Meditations on Talent and Triteness

Today was stewardship Sunday at church, that wonderfully awkward annual institution when we squeeze people in circuitous, subtle and uncomfortable ways to contribute more money. I'm a member of the Religious Services Planning Committee, so some of this duty fell on my shoulders. In our church (not sure if the terminology's the same in other UU communities or other churches), but we talk about contributions in terms of time, talent and treasure (the last being a very arcane and old-fashioned shorthand for money, the same way politicians talk about the cost of war in "blood and treasure").

I opted to talk about talent, because in a lot of cases, that's all I (we) can afford to give. Sure, I can run a service; sure, I can direct the choir; sure, I can make a necklace or two to contribute to the service auction; sure, I can teach Sunday school or read a story to the kids. It adds up to a lot of "sure"s, sometimes, and like my mom before me, I occasionally find myself overcommitted, in the way that people with a lot of competencies do by becoming the problem-solver of first resort in many people's minds (what I call "the curse of competence." I think I've written about this before, but if I haven't, I will soon).

Because I'm a big history nerd, and the Roman Empire is part of my obsession zone, I knew that "talent" also used to be a unit of money, but I didn't know how to work that into my speech. Enter the online Oxford English Dictionary. I have access, thank all the gods of grammar and etymology, because I'm adjunct faculty at a university. Otherwise, I could never afford the subscription fee to this magnificent resource. I still aspire to own the real deal, in print, stand and magnifying glass and all. But that's a someday thing.

As I accessed the database, I became acutely aware of the fact that I was starting my speech with something which I, as a former Freshman English prof and current writing Nazi, was about to employ the overused, exhausted, trite old chestnut of starting a paper with a dictionary entry. Sure, it's the mother of all dictionaries, not the American Heritage Dictionary or whatever crap they're stocking at the campus bookstore these days, but still. It felt pretty lame.

Until I got to the entry, and immersed myself instantly in the beautifully twisty path of language as a living, changing artifact of history. *Such* a cool story. The essay practically wrote itself. I've attached it below.

But the next time I assign a paper, I'm actually going to *suggest* going to the OED Online for a gander at some of the key terms. Not that they'll probably get half of what they're looking at, but still. I'm getting pretty jaded about what kind of education and world experience these college kids are coming to me with. Hopefully some of them will continue to surprise me from time to time, to keep me from getting snide.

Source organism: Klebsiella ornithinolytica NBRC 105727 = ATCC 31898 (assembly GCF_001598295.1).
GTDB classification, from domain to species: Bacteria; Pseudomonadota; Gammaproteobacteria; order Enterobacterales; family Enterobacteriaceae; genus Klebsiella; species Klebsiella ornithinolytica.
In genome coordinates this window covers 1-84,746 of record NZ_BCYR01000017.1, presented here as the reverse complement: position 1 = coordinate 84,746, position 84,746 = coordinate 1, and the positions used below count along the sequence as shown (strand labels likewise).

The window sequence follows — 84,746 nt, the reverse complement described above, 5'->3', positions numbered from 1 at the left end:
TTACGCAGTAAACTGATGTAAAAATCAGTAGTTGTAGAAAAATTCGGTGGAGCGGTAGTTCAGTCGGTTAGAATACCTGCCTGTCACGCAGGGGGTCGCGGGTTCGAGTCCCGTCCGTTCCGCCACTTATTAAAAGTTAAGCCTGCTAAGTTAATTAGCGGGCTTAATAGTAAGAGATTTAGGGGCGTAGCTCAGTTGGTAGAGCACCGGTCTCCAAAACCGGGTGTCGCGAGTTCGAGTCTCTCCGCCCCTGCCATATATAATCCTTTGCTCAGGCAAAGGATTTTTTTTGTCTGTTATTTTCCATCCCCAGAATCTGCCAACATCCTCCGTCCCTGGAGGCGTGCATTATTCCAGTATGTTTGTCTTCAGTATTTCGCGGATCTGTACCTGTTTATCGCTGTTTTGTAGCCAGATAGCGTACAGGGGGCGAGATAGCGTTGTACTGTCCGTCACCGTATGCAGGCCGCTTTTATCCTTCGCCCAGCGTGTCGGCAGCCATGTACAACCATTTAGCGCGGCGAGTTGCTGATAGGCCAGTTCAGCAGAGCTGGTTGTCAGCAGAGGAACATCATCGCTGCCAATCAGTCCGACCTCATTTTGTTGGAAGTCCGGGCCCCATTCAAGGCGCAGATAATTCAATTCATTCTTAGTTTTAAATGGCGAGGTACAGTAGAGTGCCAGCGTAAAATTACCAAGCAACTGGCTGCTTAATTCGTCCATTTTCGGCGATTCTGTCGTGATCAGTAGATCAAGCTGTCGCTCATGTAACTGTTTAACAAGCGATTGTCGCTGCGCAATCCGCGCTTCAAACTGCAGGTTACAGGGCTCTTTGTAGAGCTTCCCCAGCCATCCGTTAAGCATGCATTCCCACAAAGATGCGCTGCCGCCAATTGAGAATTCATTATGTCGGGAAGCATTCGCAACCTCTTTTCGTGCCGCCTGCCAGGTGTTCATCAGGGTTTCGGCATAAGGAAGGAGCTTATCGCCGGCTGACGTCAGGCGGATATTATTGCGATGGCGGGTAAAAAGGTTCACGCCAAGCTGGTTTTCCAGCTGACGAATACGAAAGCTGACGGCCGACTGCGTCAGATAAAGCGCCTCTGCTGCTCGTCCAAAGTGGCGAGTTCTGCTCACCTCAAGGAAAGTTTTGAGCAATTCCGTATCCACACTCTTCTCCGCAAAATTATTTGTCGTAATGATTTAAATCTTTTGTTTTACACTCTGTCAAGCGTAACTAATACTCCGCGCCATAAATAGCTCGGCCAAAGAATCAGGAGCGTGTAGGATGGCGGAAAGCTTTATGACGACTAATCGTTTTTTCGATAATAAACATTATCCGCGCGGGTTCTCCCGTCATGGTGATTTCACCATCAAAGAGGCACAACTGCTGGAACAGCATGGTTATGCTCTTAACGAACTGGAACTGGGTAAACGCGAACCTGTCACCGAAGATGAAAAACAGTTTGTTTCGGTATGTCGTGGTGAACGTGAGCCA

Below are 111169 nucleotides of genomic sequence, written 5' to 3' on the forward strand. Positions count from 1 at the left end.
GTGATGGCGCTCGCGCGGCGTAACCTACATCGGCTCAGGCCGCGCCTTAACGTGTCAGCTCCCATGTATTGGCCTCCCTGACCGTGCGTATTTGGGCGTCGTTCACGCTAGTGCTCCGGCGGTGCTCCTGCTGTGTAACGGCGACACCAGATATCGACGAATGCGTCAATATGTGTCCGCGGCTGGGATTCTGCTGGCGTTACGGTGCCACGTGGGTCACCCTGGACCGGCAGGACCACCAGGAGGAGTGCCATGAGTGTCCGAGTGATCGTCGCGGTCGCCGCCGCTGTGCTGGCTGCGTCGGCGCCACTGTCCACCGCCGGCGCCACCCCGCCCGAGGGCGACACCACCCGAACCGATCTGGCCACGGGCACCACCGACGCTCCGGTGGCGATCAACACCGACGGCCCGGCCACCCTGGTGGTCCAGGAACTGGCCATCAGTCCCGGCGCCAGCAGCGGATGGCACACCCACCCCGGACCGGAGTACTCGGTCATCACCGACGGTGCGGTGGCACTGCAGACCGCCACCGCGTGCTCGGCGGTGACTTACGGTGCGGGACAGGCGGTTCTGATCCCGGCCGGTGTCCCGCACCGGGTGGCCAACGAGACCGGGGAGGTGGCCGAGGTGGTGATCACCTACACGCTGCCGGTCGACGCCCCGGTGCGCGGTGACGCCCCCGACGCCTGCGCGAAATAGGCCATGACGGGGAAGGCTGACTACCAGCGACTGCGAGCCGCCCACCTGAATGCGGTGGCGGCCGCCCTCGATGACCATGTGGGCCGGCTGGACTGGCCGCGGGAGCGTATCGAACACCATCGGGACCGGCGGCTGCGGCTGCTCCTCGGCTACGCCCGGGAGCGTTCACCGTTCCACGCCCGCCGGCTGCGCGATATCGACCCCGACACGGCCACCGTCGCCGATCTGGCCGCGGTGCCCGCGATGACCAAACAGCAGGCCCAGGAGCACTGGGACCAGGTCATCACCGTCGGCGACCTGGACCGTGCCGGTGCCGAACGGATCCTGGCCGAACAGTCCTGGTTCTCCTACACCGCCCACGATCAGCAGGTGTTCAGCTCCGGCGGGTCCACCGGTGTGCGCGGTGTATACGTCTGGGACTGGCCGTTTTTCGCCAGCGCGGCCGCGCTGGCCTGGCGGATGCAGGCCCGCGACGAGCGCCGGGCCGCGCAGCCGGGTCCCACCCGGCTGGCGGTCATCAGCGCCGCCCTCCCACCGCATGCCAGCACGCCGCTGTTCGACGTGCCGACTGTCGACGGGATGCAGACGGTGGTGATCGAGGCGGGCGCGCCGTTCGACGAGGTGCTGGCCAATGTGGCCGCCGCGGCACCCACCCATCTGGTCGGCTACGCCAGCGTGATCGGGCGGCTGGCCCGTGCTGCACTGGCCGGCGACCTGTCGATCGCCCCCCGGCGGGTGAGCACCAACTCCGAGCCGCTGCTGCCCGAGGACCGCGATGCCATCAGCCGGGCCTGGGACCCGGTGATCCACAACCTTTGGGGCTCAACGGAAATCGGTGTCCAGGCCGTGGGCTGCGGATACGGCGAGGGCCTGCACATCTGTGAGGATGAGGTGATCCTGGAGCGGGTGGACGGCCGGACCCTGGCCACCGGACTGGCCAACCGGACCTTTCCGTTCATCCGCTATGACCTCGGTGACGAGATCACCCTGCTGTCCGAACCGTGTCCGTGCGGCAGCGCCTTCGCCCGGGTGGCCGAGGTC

Meditation on "Talent"--Stewardship Sunday--03/07/10

As we divvied up the subjects of time, talent and treasure among us at the last Religious Services Committee meeting, I jumped at the chance to talk about talent. This was a totally self-serving act, of course--I wanted to justify to myself and all of you how financially poor families like ours could contribute something just as worthwhile and valuable as a regularly donated amount of money.

But how, precisely, was I going to do this? It all sounds well and good out loud, but that little voice deep inside still whispers from time to time: "You can't cash a song at a bank. Reading a story to the kids isn't going to build the new church."

So it was with two of the talents that identify and motivate me that I started the search. To twist Descartes' famous statement slightly, "I am historian; therefore, I know weird stuff." What I knew from all those years of bible trivia contests in Methodist Sunday School was that, back in ye olden times, a talent wasn't just a knack for doing something, it was a measure of money. Exactly who measured what money how turns out to have been a matter of some considerable variation: between just two regions of Ancient Greece, it could be as different as 56 lbs. 14 oz. and 88 lbs. 12 oz., which when you're weighing money, is a difference worth quibbling over. Later on, it became a type of currency: the Babylonian silver talent was equal to 3000 shekels; the Greek talent contained 60 minae, or 6000 silver drachmae. Once it was standardized, a Mediterranean-type person could literally "count on" that money--it was "a money of account."